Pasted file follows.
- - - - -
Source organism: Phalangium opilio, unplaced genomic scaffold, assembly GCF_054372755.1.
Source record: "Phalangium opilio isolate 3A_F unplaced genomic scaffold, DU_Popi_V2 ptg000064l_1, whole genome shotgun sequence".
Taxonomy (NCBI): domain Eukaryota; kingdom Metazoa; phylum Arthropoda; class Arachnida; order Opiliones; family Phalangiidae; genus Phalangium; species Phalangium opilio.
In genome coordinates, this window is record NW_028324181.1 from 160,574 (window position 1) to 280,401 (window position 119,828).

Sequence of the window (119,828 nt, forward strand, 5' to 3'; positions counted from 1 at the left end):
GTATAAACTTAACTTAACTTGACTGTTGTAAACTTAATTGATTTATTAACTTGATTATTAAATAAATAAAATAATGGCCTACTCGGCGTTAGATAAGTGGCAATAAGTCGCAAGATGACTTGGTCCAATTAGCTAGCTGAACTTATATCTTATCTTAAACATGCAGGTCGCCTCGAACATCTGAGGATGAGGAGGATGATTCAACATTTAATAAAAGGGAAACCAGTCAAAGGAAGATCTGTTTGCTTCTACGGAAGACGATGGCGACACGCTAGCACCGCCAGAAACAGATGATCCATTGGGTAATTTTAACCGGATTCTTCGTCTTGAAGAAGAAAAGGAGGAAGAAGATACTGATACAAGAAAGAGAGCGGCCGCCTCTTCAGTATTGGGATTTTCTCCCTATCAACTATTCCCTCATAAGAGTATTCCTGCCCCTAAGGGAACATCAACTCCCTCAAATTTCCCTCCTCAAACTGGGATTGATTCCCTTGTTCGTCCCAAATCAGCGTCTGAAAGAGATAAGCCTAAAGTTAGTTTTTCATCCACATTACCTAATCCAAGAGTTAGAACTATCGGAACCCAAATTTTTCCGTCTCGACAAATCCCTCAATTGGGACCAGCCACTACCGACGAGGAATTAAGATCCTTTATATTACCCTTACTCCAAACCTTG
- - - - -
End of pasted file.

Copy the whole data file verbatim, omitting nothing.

Source organism: Phalangium opilio, unplaced genomic scaffold, assembly GCF_054372755.1.
Source record: "Phalangium opilio isolate 3A_F unplaced genomic scaffold, DU_Popi_V2 ptg000064l_1, whole genome shotgun sequence".
Taxonomy (NCBI): domain Eukaryota; kingdom Metazoa; phylum Arthropoda; class Arachnida; order Opiliones; family Phalangiidae; genus Phalangium; species Phalangium opilio.
In genome coordinates, this window is record NW_028324181.1 from 160,574 (window position 1) to 280,401 (window position 119,828).

Sequence of the window (119,828 nt, forward strand, 5' to 3'; positions counted from 1 at the left end):
GTATAAACTTAACTTAACTTGACTGTTGTAAACTTAATTGATTTATTAACTTGATTATTAAATAAATAAAATAATGGCCTACTCGGCGTTAGATAAGTGGCAATAAGTCGCAAGATGACTTGGTCCAATTAGCTAGCTGAACTTATATCTTATCTTAAACATGCAGGTCGCCTCGAACATCTGAGGATGAGGAGGATGATTCAACATTTAATAAAAGGGAAACCAGTCAAAGGAAGATCTGTTTGCTTCTACGGAAGACGATGGCGACACGCTAGCACCGCCAGAAACAGATGATCCATTGGGTAATTTTAACCGGATTCTTCGTCTTGAAGAAGAAAAGGAGGAAGAAGATACTGATACAAGAAAGAGAGCGGCCGCCTCTTCAGTATTGGGATTTTCTCCCTATCAACTATTCCCTCATAAGAGTATTCCTGCCCCTAAGGGAACATCAACTCCCTCAAATTTCCCTCCTCAAACTGGGATTGATTCCCTTGTTCGTCCCAAATCAGCGTCTGAAAGAGATAAGCCTAAAGTTAGTTTTTCATCCACATTACCTAATCCAAGAGTTAGAACTATCGGAACCCAAATTTTTCCGTCTCGACAAATCCCTCAATTGGGACCAGCCACTACCGACGAGGAATTAAGATCCTTTATATTACCCTTACTCCAAACCTTG